"Num-ber Four" meant that the Terps were No. 1.
Maryland won its fourth straight Division I title with an impressive, 11-5 victory over top-ranked Virginia at UMBC Stadium before 3,109, the second-largest crowd to see an NCAA women's lacrosse final.
Cathy Nelson scored four goals and was named the Division I tournament's Most Outstanding Player, but every Maryland player was critical to the victory -- the Terps' fifth national title in seven years and their seventh overall.
"There's no doubt I share this with the rest of the team," said Nelson, a Mount Hebron graduate. "Every single individual has really given what it takes and combined to be a national championship team."
The No. 3 Terps (18-3) silenced the critics who said they were too young and too inexperienced to win another national title, especially after losing their first two games, to Duke and North Carolina.
"This year, we started off kind of slow," said Nelson, "and there was doubt in a lot of people's minds: Do we have what it takes to be a national championship team? We worked hard for three months, concentrating on executing our attack, focusing on playing good pressure defense and working well with each other. Since March 6 [the Duke loss], our team has really come a long way."
Yesterday, the Terps defense, behind exceptional performances from goalie Alex Kahoe, Tonia Porras and Kathleen Lund, passed a huge test early. They allowed the Atlantic Coast Conference champs only one first-half goal, just as they had in the Terps' 11-8 regular-season win.
While the Terps attack struggled through most of the first half, the Cavaliers (17-3) peppered Kahoe with 17 shots in the first 22 minutes. The sophomore made 10 saves during that stretch and finished off a stellar afternoon by stopping 21 of Virginia's 26 shots.
Thanks to Kahoe and company mopping up the defensive end, the game remained scoreless for nearly nine minutes and tied 1-1 for more than 12 minutes.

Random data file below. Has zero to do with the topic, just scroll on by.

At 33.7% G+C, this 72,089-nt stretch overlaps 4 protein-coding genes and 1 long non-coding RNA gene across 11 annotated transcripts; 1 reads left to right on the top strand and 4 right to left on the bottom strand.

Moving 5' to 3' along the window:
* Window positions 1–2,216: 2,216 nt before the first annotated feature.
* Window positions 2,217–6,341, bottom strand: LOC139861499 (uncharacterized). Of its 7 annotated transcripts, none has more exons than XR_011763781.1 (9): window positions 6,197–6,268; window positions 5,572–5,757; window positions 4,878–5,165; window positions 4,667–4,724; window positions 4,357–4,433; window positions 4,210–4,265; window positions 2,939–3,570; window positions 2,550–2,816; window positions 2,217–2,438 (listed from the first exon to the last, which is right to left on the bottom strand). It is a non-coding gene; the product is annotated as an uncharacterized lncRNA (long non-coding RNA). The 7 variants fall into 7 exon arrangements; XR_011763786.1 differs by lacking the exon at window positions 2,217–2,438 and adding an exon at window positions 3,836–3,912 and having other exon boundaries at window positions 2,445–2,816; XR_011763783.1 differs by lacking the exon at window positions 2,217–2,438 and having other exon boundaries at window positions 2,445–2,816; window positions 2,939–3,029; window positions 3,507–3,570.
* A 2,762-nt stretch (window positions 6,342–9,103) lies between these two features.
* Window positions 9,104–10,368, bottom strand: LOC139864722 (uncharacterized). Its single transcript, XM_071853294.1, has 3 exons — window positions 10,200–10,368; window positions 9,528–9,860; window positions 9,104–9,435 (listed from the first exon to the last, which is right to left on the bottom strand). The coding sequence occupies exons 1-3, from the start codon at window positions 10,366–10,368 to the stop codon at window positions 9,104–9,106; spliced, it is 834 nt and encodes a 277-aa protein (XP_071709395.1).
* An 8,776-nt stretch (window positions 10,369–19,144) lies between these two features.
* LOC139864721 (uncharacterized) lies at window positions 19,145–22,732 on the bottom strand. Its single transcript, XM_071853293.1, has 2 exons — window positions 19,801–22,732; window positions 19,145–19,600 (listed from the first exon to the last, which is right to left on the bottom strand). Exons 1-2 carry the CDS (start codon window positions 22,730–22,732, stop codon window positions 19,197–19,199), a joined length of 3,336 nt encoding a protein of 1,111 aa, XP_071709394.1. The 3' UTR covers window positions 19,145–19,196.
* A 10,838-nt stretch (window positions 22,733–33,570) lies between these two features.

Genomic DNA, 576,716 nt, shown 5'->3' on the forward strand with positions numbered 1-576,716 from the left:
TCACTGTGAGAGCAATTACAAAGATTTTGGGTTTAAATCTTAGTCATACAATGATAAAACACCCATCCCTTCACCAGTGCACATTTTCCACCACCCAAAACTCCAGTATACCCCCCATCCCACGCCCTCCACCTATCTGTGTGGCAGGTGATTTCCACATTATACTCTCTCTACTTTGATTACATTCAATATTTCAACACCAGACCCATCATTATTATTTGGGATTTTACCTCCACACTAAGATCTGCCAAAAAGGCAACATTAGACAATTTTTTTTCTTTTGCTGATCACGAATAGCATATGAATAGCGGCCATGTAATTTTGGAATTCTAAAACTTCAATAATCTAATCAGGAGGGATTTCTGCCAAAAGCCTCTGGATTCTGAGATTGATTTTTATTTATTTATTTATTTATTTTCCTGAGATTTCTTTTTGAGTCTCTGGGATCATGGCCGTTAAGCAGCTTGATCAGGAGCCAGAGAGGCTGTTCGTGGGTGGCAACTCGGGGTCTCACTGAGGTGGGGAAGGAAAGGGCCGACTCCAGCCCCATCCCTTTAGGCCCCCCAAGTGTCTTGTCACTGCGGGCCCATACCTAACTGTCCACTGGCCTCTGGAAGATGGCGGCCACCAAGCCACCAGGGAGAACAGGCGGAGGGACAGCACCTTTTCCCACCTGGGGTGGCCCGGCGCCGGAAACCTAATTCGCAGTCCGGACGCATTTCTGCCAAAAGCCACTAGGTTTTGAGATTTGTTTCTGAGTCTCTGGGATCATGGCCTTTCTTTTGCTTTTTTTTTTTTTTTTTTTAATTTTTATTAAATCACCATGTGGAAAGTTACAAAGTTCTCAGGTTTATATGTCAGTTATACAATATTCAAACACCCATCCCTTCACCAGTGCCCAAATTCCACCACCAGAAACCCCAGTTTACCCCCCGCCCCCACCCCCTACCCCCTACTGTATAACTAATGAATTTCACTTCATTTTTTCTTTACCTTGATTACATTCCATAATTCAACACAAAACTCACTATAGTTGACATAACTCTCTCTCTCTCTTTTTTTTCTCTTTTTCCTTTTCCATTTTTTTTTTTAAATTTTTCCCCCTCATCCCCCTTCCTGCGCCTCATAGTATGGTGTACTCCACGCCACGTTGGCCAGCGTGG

The low-scoring pace certainly favored Virginia, with Division I's stingiest defense at 5.74 goals per game. But after Kahoe's 10 saves, the Terps attack finally began to roll.
Christie Jenkins nailed a free-position shot, and Sasha Newmarch scored on a great move, rolling around her defender less than a minute later at 4: 48.
The most telling statistic other than Kahoe's save total was Maryland's 37-25 edge in ground balls. One of them -- Lund's grab after Virginia's Lacey Aumiller nailed a shot off the pipe -- set up a transition goal to end the half. Kristin Sommar fed Nelson for a low bullet with 1: 59 to go.
The momentum carried over into the second half, as the Terps opened with two quick goals. Quinn Carney bounced one in, and then fed Nelson for a 6-1 lead.
Maryland won the first six draws of the half and scored five goals in the first 13: 31.
"We were stepping up and pressuring just like we always do," said Virginia midfielder Kara Ariza, "and they were able to see the openings and they executed perfectly."
The Terps allowed just one Virginia goal during that stretch. Mills Hook's free-position score brought the Cavaliers within four momentarily, but Nelson, Meredith Egan and Jen Adams quickly extended the Terps' lead to 9-2.
The Cavaliers rallied with three straight, and Ariza's spinner brought them within 9-5 with nine minutes left. But they could not get closer thanks to another terrific snare by Kahoe, this time on Ariza's high free-position shot with 3: 14 left.
Nelson sealed it with 2: 07 left, taking a perfect pass on the crease from Carney and backhanding it by Virginia keeper Heather Castle (10 saves).
Pub Date: 5/18/98